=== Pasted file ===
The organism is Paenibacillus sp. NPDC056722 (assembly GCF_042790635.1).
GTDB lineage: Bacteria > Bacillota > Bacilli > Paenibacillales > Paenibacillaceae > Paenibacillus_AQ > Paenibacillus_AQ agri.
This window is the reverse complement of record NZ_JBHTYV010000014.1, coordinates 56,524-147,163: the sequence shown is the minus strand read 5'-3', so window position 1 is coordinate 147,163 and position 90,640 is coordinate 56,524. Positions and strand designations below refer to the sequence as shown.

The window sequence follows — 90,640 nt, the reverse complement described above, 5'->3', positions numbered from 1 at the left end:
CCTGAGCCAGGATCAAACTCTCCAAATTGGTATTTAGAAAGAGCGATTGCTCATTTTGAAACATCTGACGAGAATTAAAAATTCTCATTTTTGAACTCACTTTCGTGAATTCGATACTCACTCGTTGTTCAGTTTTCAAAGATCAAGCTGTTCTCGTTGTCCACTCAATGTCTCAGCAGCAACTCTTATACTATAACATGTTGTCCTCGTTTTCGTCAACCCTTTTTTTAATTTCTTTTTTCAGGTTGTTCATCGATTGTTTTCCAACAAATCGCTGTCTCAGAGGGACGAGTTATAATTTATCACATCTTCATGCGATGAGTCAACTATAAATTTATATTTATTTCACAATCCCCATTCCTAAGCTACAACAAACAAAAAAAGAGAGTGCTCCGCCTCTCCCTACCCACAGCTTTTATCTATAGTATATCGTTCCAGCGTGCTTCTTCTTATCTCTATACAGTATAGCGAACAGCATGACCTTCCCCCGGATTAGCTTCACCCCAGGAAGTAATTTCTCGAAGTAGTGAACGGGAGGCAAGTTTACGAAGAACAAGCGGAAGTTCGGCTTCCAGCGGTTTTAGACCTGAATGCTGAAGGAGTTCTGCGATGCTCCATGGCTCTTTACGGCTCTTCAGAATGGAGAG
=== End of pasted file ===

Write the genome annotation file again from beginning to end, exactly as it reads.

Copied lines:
The organism is Paenibacillus sp. NPDC056722 (assembly GCF_042790635.1).
GTDB lineage: Bacteria > Bacillota > Bacilli > Paenibacillales > Paenibacillaceae > Paenibacillus_AQ > Paenibacillus_AQ agri.
This window is the reverse complement of record NZ_JBHTYV010000014.1, coordinates 56,524-147,163: the sequence shown is the minus strand read 5'-3', so window position 1 is coordinate 147,163 and position 90,640 is coordinate 56,524. Positions and strand designations below refer to the sequence as shown.

The window sequence follows — 90,640 nt, the reverse complement described above, 5'->3', positions numbered from 1 at the left end:
CCTGAGCCAGGATCAAACTCTCCAAATTGGTATTTAGAAAGAGCGATTGCTCATTTTGAAACATCTGACGAGAATTAAAAATTCTCATTTTTGAACTCACTTTCGTGAATTCGATACTCACTCGTTGTTCAGTTTTCAAAGATCAAGCTGTTCTCGTTGTCCACTCAATGTCTCAGCAGCAACTCTTATACTATAACATGTTGTCCTCGTTTTCGTCAACCCTTTTTTTAATTTCTTTTTTCAGGTTGTTCATCGATTGTTTTCCAACAAATCGCTGTCTCAGAGGGACGAGTTATAATTTATCACATCTTCATGCGATGAGTCAACTATAAATTTATATTTATTTCACAATCCCCATTCCTAAGCTACAACAAACAAAAAAAGAGAGTGCTCCGCCTCTCCCTACCCACAGCTTTTATCTATAGTATATCGTTCCAGCGTGCTTCTTCTTATCTCTATACAGTATAGCGAACAGCATGACCTTCCCCCGGATTAGCTTCACCCCAGGAAGTAATTTCTCGAAGTAGTGAACGGGAGGCAAGTTTACGAAGAACAAGCGGAAGTTCGGCTTCCAGCGGTTTTAGACCTGAATGCTGAAGGAGTTCTGCGATGCTCCATGGCTCTTTACGGCTCTTCAGAATGGAGAG